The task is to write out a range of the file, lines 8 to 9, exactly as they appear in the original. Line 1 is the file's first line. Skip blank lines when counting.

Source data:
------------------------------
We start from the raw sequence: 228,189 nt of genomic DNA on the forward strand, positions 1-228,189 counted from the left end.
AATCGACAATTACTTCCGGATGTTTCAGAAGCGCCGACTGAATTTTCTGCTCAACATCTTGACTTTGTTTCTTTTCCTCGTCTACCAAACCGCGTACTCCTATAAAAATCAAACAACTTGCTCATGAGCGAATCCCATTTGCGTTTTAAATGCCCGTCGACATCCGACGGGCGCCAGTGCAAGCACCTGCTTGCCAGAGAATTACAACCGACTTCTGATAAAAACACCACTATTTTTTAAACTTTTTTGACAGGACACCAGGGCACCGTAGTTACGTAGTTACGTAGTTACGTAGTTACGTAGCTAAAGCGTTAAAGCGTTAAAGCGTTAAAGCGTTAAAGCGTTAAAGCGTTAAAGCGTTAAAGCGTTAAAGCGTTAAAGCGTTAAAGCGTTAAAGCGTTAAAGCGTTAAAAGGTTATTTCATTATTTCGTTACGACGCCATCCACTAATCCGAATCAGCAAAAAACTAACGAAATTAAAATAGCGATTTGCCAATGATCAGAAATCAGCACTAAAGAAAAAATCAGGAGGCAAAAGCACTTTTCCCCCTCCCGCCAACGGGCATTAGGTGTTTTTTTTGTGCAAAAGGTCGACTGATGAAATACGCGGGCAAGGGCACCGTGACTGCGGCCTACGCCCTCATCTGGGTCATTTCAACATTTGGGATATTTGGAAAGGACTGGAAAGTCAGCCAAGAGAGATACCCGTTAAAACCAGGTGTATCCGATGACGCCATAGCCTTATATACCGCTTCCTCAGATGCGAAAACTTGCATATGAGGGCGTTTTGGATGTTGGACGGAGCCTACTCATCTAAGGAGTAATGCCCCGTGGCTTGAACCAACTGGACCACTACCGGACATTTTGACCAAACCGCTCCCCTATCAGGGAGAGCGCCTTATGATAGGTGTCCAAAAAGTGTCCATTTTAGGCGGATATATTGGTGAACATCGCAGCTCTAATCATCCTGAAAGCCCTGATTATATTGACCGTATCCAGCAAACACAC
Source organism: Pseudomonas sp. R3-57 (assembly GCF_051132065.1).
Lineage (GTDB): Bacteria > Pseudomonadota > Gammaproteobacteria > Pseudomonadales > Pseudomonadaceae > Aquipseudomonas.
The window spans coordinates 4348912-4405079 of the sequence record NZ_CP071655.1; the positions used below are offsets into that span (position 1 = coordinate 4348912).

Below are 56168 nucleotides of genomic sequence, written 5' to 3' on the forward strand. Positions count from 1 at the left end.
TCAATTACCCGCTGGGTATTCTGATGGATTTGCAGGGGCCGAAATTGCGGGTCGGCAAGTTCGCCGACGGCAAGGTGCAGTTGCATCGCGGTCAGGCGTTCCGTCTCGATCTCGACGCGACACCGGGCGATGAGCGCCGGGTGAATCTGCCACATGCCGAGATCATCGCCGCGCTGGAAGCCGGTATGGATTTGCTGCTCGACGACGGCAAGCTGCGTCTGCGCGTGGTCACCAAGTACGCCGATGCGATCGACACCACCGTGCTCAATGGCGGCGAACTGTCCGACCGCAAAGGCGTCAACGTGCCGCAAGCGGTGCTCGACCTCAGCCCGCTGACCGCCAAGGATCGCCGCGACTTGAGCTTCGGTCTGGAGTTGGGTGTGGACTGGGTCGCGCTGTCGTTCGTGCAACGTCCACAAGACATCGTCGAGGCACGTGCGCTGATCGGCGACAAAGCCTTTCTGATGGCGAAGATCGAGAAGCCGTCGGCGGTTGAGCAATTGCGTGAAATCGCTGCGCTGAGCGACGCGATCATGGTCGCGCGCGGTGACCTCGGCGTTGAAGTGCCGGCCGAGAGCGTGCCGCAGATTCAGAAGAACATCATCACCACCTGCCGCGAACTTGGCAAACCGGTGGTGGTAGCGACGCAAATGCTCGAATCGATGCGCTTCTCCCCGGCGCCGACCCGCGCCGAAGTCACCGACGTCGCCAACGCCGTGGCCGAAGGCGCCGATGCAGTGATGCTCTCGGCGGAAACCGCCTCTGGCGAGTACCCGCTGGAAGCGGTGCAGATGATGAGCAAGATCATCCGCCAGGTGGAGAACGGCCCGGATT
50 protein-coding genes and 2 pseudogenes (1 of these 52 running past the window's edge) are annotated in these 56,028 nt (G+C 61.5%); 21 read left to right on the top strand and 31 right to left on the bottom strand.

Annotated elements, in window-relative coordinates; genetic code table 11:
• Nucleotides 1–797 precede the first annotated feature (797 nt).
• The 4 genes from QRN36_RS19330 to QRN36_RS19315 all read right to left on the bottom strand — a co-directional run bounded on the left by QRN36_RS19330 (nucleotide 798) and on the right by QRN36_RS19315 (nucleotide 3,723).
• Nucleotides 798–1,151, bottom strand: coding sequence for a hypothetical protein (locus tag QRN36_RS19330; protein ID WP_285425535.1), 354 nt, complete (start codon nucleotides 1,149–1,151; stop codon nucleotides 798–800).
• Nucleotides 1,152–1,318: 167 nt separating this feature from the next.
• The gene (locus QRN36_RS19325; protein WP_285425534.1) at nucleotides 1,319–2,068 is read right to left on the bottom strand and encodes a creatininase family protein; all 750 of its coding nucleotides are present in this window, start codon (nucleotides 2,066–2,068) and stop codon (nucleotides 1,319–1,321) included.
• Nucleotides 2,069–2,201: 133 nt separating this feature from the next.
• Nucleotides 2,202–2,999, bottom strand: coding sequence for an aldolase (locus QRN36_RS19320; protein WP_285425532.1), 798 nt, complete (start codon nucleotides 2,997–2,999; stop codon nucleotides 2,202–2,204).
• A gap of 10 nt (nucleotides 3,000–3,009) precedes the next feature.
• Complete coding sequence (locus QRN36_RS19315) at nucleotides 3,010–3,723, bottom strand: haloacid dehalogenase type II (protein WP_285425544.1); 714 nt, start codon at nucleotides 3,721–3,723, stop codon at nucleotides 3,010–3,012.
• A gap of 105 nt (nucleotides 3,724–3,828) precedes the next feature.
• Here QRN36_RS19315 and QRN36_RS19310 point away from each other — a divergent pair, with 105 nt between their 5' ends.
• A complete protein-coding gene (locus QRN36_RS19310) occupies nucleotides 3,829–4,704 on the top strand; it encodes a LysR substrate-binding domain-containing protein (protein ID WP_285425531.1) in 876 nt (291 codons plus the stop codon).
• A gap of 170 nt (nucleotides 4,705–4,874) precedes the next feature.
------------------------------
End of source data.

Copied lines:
50 protein-coding genes and 2 pseudogenes (1 of these 52 running past the window's edge) are annotated in these 56,028 nt (G+C 61.5%); 21 read left to right on the top strand and 31 right to left on the bottom strand.

Annotated elements, in window-relative coordinates; genetic code table 11: